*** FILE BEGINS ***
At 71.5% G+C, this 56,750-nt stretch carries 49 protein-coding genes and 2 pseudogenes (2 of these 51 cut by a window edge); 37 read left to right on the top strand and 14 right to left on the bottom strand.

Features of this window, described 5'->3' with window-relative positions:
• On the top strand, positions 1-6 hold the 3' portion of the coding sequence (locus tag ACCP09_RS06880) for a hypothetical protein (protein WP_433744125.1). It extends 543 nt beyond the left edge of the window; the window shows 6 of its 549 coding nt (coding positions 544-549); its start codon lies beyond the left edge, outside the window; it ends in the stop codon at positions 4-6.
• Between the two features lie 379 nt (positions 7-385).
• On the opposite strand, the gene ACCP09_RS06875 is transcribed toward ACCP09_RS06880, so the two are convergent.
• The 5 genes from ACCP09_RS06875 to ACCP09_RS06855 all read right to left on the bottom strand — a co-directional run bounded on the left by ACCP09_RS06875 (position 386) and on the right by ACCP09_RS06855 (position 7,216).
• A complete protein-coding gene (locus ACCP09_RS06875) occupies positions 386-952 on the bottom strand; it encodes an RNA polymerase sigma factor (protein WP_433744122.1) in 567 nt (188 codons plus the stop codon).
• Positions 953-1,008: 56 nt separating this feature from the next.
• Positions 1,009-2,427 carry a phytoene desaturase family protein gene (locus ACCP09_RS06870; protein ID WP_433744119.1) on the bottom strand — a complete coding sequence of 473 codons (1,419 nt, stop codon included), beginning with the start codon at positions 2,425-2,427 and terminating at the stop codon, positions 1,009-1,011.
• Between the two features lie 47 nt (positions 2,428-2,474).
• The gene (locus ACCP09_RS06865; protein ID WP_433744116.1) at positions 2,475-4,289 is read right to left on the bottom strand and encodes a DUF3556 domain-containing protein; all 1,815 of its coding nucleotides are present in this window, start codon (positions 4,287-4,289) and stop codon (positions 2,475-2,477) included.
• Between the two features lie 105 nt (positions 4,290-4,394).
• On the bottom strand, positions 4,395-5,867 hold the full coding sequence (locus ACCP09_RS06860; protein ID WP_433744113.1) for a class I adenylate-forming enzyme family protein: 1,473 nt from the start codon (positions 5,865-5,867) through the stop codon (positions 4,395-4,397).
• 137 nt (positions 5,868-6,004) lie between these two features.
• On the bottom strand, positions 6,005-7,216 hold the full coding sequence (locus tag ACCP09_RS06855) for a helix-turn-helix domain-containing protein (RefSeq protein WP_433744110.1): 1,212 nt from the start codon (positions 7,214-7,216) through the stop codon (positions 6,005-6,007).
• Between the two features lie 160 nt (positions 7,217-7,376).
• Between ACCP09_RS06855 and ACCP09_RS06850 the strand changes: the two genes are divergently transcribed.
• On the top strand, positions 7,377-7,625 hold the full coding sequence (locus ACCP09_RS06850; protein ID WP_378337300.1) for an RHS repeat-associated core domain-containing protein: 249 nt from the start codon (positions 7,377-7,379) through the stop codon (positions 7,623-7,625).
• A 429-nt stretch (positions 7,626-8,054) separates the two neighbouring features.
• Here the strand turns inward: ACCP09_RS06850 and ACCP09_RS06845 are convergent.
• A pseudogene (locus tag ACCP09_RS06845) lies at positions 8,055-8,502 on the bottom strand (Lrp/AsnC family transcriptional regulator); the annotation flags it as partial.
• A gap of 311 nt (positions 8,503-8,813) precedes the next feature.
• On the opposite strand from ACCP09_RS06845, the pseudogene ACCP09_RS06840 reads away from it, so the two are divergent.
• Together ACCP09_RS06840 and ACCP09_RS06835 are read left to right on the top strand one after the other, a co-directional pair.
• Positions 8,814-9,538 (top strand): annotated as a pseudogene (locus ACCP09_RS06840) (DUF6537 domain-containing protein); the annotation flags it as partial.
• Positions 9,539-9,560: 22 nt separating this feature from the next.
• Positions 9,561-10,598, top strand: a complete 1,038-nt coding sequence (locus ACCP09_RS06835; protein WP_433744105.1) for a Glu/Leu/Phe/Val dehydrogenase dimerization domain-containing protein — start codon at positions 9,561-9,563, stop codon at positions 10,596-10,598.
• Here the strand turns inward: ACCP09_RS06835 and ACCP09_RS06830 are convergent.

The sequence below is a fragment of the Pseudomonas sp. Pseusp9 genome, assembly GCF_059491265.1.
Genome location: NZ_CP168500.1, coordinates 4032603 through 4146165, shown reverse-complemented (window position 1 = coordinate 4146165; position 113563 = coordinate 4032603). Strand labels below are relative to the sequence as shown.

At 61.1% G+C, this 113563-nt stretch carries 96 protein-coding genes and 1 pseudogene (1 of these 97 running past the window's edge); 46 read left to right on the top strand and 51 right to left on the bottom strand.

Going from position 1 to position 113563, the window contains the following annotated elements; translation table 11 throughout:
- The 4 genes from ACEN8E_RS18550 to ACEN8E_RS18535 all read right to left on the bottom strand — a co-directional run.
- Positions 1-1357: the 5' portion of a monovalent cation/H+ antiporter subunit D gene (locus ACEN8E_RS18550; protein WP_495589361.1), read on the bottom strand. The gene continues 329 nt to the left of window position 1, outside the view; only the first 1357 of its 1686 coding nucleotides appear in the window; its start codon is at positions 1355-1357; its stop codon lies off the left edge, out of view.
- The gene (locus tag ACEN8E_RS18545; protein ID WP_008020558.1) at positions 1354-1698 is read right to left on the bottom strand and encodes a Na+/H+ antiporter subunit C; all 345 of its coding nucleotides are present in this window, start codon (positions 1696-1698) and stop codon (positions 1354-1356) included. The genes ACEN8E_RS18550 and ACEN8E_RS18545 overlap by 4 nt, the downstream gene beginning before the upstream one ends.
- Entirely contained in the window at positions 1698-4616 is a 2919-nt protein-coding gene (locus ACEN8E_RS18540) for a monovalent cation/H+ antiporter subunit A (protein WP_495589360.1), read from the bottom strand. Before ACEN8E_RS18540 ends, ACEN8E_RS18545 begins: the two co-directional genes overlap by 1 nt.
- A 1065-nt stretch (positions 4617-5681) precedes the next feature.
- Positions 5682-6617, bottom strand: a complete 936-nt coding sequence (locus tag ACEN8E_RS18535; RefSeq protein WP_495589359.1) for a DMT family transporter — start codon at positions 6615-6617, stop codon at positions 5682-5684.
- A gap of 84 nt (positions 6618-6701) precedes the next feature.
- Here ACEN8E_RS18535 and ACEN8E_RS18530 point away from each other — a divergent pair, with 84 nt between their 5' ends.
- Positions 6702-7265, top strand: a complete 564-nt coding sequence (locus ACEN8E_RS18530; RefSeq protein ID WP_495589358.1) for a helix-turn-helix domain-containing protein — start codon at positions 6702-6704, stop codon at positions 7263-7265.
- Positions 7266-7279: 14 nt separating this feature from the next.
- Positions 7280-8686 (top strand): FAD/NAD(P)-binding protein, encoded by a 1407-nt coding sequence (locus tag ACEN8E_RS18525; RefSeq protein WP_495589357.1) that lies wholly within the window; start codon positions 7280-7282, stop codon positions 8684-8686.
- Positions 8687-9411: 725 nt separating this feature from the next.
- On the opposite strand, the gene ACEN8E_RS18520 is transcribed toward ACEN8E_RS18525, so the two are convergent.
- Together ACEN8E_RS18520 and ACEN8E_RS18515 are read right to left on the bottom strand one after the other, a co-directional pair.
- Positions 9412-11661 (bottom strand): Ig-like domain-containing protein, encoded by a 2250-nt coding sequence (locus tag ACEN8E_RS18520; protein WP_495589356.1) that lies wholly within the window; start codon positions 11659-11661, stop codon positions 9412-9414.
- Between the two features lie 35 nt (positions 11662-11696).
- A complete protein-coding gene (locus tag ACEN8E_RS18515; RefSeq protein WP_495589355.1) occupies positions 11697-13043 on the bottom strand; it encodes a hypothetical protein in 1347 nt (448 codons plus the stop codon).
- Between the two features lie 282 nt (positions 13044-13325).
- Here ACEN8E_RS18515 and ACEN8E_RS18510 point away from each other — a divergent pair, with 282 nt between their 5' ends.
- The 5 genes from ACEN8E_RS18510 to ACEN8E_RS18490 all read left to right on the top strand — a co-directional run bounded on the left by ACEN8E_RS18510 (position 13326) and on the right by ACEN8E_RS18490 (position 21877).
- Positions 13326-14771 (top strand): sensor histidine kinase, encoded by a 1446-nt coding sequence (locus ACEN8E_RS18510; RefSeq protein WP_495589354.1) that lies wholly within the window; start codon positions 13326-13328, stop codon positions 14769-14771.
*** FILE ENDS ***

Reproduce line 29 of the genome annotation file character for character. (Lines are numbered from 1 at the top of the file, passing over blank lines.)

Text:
The sequence below is a fragment of the Pseudomonas sp. Pseusp9 genome, assembly GCF_059491265.1.